J. Lewis Taylor, instructor at the Salt Lake Institute of Religion, University of Utah; and bishop, East Millcreek Sixteenth Ward The current counsel in the Melchizedek Priesthood Handbook (p. 24) regarding the blessing of infants is as follows:

“1. Take the child in the arms of those officiating, or place hands on the child’s head if an older child.

“2. Address our Heavenly Father as in prayer.

“3. State the authority (Melchizedek Priesthood) by which the ordinance is performed.

“4. Give child a name.

“5. Add such words of blessing as the Spirit dictates.

“6. Close in the name of Jesus Christ.”

In most ordinances and blessings, or in “setting apart,” priesthood bearers are instructed to address the recipient personally rather than the Lord, as in prayer. As agents of the Lord, priesthood bearers then actually give or pronounce blessings under the inspiration of the Lord, rather than merely ask for such blessings.

In the ordinance of blessing infants, however, especially in giving the child a name, we are counseled, as seen above, to address our Heavenly Father, perhaps because, among other reasons, the infant does not understand our speaking directly to him. Still addressing the Lord, priesthood bearers are authorized to give a name to the infant rather than merely to ask that a name be given (“We give this infant the name of …”).

Similarly, in the blessing part of the ordinance, it seems to me that Melchizedek Priesthood bearers are authorized by the Lord not merely to pray for blessings, but to pronounce or give blessings directly as the Spirit suggests. This procedure is consistent not only with the instructions in the Melchizedek Priesthood Handbook, but also with D&C 20:70:

“Every member of the Church of Christ having children is to bring them unto the elders before the church, who are to lay their hands upon them in the name of Jesus Christ and bless them in his name” (italics added).

Thus, it does not seem necessary to address our Heavenly Father in the blessing part of the ordinance, any more than it is necessary to address him when giving other types of blessings. In a practical sense, my own experience and the experience of some other priesthood bearers suggests that one may not be inspired of the Lord on some occasions to give specific blessings or promises. In such cases, it would seem appropriate to ask for the Lord’s blessing.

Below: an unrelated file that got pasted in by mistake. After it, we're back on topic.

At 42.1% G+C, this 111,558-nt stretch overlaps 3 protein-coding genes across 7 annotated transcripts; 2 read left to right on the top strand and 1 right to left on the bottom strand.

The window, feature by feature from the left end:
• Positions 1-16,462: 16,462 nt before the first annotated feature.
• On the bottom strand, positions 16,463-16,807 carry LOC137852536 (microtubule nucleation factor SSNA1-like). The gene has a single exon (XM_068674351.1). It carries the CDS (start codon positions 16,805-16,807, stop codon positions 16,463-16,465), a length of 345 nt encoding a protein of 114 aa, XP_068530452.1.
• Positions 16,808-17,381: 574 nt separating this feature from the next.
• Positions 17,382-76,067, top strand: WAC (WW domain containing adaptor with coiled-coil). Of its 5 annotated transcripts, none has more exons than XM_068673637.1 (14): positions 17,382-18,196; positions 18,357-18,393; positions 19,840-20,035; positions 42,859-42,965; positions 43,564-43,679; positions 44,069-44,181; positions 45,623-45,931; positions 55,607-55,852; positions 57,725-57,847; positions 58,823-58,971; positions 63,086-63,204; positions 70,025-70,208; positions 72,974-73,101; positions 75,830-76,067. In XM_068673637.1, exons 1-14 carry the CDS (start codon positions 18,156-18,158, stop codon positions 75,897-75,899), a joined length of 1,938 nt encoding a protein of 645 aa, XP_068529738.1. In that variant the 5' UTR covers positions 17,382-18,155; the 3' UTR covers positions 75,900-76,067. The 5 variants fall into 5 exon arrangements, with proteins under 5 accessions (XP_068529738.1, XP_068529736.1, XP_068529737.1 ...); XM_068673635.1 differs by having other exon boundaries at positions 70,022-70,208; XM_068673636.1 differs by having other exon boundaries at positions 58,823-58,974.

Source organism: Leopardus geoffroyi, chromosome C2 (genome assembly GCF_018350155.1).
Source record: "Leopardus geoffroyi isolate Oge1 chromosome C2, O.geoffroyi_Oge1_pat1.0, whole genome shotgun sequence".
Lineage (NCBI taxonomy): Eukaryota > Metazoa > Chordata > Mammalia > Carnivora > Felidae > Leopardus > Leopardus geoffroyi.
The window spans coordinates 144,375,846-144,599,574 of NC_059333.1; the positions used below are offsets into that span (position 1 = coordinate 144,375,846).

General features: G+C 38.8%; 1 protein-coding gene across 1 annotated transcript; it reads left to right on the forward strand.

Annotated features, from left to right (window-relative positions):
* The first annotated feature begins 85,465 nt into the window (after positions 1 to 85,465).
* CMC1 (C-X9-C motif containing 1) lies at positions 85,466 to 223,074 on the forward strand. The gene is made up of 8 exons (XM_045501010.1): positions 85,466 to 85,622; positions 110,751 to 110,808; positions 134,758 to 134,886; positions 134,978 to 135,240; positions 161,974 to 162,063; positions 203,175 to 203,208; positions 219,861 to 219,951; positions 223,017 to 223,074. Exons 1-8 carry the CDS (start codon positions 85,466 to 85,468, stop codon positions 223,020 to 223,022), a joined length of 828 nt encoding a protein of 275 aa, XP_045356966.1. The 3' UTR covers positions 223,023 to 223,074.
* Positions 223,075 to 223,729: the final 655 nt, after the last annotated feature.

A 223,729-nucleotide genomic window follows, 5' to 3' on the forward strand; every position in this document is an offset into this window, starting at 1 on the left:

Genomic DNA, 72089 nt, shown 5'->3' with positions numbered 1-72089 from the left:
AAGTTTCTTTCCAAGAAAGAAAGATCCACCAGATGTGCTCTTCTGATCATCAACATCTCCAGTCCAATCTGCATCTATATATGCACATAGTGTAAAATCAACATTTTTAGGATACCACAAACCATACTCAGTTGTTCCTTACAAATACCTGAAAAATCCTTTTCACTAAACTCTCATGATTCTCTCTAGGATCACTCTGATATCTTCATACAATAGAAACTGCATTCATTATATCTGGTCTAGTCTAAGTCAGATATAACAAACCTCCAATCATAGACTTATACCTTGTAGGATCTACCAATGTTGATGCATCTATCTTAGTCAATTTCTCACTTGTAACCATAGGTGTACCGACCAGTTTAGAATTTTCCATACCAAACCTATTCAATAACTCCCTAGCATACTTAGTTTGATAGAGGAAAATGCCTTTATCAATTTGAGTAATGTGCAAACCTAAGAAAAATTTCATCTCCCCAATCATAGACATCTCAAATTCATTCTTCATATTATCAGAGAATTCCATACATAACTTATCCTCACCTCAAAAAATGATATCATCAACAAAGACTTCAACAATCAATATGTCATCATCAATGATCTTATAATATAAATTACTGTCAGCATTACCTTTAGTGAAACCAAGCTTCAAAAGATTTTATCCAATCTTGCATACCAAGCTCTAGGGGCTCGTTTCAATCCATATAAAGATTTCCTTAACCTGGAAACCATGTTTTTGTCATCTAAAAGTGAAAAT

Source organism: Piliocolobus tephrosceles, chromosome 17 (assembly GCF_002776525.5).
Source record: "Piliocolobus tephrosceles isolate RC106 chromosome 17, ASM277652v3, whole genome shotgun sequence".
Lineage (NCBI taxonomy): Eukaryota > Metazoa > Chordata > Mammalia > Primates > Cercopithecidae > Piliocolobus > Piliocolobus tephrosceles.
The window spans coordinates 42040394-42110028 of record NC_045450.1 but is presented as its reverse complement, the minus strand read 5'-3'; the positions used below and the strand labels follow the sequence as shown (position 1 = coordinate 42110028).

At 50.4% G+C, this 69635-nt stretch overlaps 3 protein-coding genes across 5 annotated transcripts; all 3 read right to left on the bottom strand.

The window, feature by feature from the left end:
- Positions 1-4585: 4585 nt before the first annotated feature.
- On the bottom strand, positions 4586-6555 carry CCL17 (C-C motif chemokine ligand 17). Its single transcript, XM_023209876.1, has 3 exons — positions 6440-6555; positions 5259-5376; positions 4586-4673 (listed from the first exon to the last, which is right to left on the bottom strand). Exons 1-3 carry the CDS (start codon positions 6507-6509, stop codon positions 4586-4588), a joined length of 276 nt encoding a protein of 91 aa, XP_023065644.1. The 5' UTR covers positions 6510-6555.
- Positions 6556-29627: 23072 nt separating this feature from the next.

Practically speaking, it seems to me that the ordinance could appropriately include both the asking and the blessing forms. That is, priesthood brethren may both bless the child as inspired so to do, and also ask or plead for blessings as inspired to do so. Even prayers ideally may be heaven-inspired (see 3 Ne. 19:24).

It is an awesome responsibility to be a priesthood agent of the Lord, to act in his behalf, and to approximate in one’s words and doings what the Lord would do if he were here. A father, especially, who is to bless his child, has the delight and responsibility to prepare himself beforehand by pondering and by fasting and prayer, that he may be sensitive to the suggestions of the Spirit when giving the blessing.

Of great import is that the Lord has given us the privilege of performing the ordinance of naming and blessing our children (though it is not an ordinance of salvation). How blessed we are to be able to present our little ones before the Lord, our families and the Church, and then consecrate them to the Lord. How blessed we are to be able to name them, plead over, pray for, and, yes, to bless them directly and personally in harmony with our finest desires for them, by the authorization and wisdom of heaven.

[photo] Photography by Eldon K. Linschoten